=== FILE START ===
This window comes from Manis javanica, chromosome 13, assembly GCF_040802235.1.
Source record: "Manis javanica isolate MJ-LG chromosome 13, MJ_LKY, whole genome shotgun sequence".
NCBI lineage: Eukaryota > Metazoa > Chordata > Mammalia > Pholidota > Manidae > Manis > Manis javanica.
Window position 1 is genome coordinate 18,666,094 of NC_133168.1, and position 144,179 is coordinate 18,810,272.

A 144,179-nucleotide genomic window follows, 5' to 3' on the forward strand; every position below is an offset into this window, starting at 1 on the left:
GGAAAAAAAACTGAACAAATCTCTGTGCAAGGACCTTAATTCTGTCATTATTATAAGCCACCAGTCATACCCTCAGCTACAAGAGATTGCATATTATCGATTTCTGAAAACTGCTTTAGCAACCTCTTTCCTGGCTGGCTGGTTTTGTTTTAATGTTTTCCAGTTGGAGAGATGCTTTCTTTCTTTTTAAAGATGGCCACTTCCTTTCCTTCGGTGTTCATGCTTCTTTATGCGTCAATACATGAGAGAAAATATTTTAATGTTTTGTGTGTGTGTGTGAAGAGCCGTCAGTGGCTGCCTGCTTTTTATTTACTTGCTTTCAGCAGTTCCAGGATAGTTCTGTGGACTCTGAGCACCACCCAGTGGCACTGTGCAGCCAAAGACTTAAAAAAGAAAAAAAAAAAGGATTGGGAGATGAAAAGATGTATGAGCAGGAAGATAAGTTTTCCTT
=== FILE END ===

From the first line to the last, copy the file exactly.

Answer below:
This window comes from Manis javanica, chromosome 13, assembly GCF_040802235.1.
Source record: "Manis javanica isolate MJ-LG chromosome 13, MJ_LKY, whole genome shotgun sequence".
NCBI lineage: Eukaryota > Metazoa > Chordata > Mammalia > Pholidota > Manidae > Manis > Manis javanica.
Window position 1 is genome coordinate 18,666,094 of NC_133168.1, and position 144,179 is coordinate 18,810,272.

A 144,179-nucleotide genomic window follows, 5' to 3' on the forward strand; every position below is an offset into this window, starting at 1 on the left:
GGAAAAAAAACTGAACAAATCTCTGTGCAAGGACCTTAATTCTGTCATTATTATAAGCCACCAGTCATACCCTCAGCTACAAGAGATTGCATATTATCGATTTCTGAAAACTGCTTTAGCAACCTCTTTCCTGGCTGGCTGGTTTTGTTTTAATGTTTTCCAGTTGGAGAGATGCTTTCTTTCTTTTTAAAGATGGCCACTTCCTTTCCTTCGGTGTTCATGCTTCTTTATGCGTCAATACATGAGAGAAAATATTTTAATGTTTTGTGTGTGTGTGTGAAGAGCCGTCAGTGGCTGCCTGCTTTTTATTTACTTGCTTTCAGCAGTTCCAGGATAGTTCTGTGGACTCTGAGCACCACCCAGTGGCACTGTGCAGCCAAAGACTTAAAAAAGAAAAAAAAAAAGGATTGGGAGATGAAAAGATGTATGAGCAGGAAGATAAGTTTTCCTT